The US firm Software Secure Inc. has developed a new system that allows students to take tests from their bedrooms at any time of day or night. The University of Wales is already experimenting with this technology and dozens of others will be offered the service this summer. The system works through a unit that students plug into their computers and it incorporates software to prevent students from cheating.
Once a student feels ready to take the written exam, the technology takes a fingerprint to check his/her identity and a 360-degree webcam and microphone check that the student is not trying to cheat by receiving help from others. The computer also locks network access so that the student cannot search the internet for answers.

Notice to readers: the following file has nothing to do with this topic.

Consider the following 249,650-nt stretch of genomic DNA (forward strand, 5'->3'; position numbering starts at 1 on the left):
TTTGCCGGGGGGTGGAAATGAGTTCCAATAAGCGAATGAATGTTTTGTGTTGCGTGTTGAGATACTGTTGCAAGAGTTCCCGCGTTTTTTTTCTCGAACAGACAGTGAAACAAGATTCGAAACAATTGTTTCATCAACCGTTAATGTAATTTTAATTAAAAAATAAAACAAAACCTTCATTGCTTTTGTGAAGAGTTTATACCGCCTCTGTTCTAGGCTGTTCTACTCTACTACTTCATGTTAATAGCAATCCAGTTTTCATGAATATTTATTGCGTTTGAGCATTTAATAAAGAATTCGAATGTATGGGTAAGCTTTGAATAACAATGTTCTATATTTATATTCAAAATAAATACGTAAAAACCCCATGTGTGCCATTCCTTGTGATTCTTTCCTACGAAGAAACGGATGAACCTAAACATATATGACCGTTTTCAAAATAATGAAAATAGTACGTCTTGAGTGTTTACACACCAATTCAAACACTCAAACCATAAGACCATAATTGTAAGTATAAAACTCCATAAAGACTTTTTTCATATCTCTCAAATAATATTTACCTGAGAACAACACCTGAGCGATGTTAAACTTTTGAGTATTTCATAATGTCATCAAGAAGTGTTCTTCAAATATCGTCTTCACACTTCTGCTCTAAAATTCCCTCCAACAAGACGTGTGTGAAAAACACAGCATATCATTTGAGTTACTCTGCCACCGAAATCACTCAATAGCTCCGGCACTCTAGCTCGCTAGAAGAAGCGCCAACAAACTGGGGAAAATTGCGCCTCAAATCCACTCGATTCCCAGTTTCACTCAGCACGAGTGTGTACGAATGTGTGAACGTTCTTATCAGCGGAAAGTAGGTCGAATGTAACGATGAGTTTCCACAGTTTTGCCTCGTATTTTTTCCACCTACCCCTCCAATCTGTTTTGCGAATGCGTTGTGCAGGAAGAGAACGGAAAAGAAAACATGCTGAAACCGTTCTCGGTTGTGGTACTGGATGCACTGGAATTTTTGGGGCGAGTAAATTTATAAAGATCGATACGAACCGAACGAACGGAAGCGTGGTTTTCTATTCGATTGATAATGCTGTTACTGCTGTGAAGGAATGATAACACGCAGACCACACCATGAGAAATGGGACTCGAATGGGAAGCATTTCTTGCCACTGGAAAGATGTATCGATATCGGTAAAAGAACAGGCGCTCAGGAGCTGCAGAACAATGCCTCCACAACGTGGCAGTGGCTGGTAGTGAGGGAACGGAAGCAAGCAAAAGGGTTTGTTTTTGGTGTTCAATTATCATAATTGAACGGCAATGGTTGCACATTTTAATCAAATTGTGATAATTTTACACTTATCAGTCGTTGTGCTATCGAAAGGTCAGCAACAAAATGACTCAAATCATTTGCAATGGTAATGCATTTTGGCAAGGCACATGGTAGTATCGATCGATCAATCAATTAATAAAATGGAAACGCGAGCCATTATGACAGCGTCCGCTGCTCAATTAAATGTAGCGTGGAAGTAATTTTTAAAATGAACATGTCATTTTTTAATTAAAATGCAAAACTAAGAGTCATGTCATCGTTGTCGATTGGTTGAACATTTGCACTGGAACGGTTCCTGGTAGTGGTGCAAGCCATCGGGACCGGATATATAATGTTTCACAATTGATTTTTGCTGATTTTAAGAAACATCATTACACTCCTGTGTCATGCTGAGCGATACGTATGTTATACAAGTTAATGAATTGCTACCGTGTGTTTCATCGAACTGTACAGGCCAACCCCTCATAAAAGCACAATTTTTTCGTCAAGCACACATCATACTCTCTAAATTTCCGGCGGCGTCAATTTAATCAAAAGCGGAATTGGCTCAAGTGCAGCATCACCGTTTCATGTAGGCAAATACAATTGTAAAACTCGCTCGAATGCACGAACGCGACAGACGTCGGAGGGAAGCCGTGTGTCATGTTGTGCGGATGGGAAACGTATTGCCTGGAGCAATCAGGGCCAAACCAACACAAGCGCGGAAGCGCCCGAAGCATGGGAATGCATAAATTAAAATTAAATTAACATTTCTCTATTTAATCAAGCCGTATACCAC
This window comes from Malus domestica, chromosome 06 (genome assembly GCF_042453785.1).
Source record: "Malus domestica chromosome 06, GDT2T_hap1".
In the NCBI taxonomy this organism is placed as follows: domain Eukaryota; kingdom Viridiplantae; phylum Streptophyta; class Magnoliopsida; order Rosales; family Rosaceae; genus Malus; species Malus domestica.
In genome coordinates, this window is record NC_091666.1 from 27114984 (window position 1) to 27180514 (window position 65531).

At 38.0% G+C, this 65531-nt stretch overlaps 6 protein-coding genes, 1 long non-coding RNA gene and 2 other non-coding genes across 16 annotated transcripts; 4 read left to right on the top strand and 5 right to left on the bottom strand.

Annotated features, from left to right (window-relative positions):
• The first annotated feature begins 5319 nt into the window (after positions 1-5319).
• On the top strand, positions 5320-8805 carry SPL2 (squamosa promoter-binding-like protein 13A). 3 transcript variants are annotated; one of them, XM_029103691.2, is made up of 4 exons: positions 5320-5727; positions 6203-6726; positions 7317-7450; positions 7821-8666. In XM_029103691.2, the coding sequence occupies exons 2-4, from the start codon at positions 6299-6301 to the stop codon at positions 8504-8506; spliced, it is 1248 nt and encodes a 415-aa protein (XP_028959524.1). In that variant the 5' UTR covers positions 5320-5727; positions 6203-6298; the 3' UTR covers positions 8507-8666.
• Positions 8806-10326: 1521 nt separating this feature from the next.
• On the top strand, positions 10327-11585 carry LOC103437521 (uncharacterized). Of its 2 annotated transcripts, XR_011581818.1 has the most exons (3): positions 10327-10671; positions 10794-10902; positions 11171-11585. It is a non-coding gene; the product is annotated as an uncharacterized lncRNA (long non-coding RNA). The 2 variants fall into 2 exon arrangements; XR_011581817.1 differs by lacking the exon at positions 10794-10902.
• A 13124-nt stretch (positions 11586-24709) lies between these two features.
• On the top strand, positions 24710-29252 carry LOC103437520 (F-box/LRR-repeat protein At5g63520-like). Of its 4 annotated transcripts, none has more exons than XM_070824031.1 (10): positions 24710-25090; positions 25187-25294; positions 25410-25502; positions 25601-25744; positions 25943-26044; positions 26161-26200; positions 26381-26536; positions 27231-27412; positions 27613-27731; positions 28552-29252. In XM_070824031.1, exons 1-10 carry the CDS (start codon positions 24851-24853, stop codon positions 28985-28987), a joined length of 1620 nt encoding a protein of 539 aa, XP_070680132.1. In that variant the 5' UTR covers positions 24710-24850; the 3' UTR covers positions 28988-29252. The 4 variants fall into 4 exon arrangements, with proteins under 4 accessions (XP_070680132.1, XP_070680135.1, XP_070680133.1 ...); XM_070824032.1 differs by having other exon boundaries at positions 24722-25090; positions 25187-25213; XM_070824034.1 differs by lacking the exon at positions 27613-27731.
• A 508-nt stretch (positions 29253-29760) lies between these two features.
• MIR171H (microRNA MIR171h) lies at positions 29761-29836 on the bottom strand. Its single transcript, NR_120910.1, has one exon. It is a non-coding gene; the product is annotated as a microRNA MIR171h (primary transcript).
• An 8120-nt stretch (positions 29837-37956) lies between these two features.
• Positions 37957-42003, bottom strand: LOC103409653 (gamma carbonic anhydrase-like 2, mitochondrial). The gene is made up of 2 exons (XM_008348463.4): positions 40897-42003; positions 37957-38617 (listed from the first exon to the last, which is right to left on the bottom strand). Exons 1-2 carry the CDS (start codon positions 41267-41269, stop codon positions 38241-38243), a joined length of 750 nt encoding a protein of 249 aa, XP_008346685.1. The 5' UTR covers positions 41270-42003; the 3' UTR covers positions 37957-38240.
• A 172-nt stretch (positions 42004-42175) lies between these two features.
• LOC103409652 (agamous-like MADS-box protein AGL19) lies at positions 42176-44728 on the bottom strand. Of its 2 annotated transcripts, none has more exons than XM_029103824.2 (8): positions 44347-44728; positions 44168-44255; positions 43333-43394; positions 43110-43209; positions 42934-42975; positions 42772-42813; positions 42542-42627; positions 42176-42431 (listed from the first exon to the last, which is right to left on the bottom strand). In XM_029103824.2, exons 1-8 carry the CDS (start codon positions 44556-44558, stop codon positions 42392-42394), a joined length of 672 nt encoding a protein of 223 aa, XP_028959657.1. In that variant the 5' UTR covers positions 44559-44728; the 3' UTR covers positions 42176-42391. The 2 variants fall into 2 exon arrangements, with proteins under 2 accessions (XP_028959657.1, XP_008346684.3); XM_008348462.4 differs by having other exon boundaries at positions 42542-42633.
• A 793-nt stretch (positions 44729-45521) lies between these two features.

"The program acts in the same way as a normal invigilator. However, there are still some questions over whether a student would be able to cheat and how it would be possible, logistically, to use the system with thousands of students," said Mark Pelling, a senior administrator at the university.
With record numbers of students at university, institutions have difficulty for finding an exam hall big enough to fit all the students. “This new technology would solve this problem and save on the cost of invigilators,” Pelling said. Aaron Porter, president-elect of the National Union of Students, said the technology could be one solution to problems faced by those who might have difficulty reaching a university campus for their exams, such as disabled students or long-distance learners. But he warned against using it as an excuse to reduce the amount of contact time between students and their teachers.